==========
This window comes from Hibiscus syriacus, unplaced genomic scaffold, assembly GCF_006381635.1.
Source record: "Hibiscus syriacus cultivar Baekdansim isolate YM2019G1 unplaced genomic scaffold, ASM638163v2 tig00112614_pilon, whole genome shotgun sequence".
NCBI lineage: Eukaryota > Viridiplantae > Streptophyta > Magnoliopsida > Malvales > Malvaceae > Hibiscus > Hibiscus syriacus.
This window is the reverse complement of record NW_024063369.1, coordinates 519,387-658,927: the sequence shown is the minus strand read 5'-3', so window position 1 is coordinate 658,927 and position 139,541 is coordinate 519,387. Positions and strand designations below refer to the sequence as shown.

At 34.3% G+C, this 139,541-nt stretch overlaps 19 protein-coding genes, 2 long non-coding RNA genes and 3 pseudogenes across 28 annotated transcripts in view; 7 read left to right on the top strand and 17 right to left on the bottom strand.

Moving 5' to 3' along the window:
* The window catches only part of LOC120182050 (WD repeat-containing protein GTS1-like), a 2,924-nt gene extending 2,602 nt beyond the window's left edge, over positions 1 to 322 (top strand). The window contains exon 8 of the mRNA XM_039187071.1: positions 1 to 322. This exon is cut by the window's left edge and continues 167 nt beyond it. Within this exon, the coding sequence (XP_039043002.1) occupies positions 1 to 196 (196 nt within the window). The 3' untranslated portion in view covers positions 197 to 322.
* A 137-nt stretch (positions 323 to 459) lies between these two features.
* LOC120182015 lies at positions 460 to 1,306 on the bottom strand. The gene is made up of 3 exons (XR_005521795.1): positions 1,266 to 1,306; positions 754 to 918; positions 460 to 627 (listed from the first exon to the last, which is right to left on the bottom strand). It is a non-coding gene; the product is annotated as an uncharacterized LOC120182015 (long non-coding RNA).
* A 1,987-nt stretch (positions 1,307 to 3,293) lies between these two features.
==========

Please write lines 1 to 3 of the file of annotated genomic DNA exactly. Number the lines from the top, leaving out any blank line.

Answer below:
This window comes from Hibiscus syriacus, unplaced genomic scaffold, assembly GCF_006381635.1.
Source record: "Hibiscus syriacus cultivar Baekdansim isolate YM2019G1 unplaced genomic scaffold, ASM638163v2 tig00112614_pilon, whole genome shotgun sequence".
NCBI lineage: Eukaryota > Viridiplantae > Streptophyta > Magnoliopsida > Malvales > Malvaceae > Hibiscus > Hibiscus syriacus.